But Arndt is no longer there to act as an honest analyst of these matters, in the face of abuse and denigration from those with a political axe to grind in Australia -- sometimes referred to as the war party against Indonesia. (They are still peddling a similar line about West Papua.)

What led to my referring to this letter was a reading of a new book on Heinz Arndt's life and work, Arndt's Story (ANU E Press and Asia Pacific Press, by Peter Coleman, Selwyn Cornish and Peter Drake).

This is a detailed account of Arndt's life and work prior to and particularly since his arrival in Australia in 1946, to a lectureship in economics at the University of Sydney. He had behind him a term in an internment camp (he was originally from Germany), and a distinguished first publication, Economic Lessons of the 1930s.

In due course he became a professor first at the old Canberra University College and then at the Australian National University. At first a socialist and adherent of Keynesian economics, he developed intellectually and professionally to a position closer to that of Milton Friedman, partly through his earlier specialisation in monetary economics: he was the author of what became for many years the standard work in the area, The Australian Trading Banks (1957 and many reprints), and many other books and articles.

But his greatest contribution to Australian economic life came from his interest in development economics and our near neighbours. Early on he realised how important Indonesia was for Australia and he became a leading scholar of that country's economy, thus no doubt earning the enmity of those who thought the future had to be socialist (they began as fans of the Sukarno regime and the Indonesian Communist Party), and the scholars who wanted to preserve traditions in aspic at the expense of the welfare of the people.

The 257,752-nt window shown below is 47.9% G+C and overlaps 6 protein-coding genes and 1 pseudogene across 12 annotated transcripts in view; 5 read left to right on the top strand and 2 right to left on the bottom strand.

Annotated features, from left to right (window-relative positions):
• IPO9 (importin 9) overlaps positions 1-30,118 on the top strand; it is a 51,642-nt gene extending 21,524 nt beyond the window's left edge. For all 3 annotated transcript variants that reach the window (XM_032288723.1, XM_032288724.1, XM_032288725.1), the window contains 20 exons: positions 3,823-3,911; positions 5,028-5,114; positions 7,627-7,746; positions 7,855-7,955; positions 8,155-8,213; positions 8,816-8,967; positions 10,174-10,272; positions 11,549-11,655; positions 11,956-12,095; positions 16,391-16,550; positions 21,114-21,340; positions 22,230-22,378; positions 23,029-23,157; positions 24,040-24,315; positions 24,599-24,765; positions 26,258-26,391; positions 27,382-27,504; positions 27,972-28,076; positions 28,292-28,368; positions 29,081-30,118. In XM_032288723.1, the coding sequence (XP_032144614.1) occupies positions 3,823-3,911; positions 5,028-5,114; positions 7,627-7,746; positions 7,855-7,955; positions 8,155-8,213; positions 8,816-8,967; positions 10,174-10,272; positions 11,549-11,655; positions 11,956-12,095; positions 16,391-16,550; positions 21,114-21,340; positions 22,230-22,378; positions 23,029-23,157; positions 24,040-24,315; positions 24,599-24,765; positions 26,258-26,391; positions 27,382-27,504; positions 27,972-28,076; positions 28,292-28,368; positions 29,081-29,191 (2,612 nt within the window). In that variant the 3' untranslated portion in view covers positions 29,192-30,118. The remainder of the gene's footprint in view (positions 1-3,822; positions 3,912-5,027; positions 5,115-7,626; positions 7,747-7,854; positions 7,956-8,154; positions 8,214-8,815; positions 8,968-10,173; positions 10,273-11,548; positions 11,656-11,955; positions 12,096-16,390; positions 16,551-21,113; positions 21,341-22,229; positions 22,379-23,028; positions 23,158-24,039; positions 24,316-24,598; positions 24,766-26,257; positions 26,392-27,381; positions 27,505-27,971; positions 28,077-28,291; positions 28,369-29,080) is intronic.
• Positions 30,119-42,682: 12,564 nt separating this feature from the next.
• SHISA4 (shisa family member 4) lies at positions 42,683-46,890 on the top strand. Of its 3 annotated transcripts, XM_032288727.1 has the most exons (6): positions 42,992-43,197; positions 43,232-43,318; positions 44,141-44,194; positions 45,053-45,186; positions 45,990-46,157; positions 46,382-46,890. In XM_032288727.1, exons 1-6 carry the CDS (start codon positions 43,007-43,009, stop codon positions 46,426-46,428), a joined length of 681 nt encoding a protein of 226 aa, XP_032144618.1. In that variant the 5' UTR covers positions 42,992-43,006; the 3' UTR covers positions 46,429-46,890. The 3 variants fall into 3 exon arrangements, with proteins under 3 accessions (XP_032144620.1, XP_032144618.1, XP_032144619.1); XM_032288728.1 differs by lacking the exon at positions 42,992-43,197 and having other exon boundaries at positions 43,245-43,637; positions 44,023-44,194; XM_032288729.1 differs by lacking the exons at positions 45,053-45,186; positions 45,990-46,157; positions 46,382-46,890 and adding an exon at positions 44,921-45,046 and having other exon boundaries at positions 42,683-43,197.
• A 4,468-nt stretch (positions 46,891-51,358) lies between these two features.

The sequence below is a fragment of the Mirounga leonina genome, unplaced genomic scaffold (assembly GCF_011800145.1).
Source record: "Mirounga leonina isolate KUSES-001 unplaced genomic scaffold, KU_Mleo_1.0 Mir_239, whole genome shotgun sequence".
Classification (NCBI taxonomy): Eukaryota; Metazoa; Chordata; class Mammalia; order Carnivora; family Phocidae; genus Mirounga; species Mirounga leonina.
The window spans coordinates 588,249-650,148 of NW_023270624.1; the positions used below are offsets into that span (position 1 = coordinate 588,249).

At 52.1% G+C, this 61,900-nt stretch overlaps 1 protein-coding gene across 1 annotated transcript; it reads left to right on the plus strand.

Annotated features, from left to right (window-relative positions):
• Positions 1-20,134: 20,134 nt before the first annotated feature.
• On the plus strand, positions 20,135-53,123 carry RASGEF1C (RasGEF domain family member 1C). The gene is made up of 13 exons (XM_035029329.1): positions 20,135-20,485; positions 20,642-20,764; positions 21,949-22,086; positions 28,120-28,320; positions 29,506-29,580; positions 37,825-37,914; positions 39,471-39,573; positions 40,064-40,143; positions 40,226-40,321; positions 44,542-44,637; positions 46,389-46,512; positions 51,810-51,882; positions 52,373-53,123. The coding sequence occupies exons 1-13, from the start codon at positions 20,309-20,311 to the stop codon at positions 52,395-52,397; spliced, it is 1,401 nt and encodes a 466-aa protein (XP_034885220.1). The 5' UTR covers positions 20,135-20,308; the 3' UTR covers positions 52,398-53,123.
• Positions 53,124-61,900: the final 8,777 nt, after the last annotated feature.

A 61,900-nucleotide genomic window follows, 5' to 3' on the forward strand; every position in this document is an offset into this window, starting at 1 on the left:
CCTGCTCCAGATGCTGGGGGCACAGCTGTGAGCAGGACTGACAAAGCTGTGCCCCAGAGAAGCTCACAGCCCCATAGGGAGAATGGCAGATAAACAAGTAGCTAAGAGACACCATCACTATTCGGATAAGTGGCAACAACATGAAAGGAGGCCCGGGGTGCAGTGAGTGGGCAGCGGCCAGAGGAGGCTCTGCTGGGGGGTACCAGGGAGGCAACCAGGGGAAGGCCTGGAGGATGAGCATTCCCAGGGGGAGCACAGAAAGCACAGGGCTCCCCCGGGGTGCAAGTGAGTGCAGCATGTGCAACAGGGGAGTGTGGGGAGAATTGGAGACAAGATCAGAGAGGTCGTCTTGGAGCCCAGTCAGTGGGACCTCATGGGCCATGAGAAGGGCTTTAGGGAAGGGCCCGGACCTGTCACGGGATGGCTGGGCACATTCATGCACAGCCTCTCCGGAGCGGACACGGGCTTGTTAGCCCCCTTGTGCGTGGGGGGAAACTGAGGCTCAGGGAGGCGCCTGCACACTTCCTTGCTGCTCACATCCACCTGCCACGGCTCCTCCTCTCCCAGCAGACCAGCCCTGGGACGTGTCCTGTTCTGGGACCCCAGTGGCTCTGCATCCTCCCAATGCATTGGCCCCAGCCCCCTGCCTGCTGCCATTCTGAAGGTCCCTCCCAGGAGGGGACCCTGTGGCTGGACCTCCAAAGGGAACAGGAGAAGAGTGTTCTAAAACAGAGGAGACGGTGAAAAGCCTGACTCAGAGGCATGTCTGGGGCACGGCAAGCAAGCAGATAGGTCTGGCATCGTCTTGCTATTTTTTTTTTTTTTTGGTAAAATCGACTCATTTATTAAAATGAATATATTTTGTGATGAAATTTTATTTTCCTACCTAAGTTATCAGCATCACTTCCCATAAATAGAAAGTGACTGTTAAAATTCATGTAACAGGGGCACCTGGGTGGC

He founded and largely wrote for years in the Bulletin of Indonesian Economic Studies, which had world significance as the main English language publication in this area.

Thus the ANU became an important centre for the study of Indonesia, as well as of other countries of interest to Australia. Arndt's students have continued to have great influence in these matters, and so have contributed much to Australia's understanding of its region.

This account of Arndt's life and work contains much that will mainly interest academic bureaucrats, but it is a rare portrait of one of our great immigrants who became a benefactor of his new country. Would that more of our economists (not to mention sociologists, anthropologists, etc) were of such social utility.

He was also for years a co-editor (with Coleman) of Quadrant but severed his connection with the magazine when it had an episode of protectionism and economic irrationalism under Robert Manne in 1990s.

P.P.McGuinness is the editor of Quadrant magazine. Arndt's Story is available in hard copy and online at:

http://epress.anu.edu.au/arndt--citation.html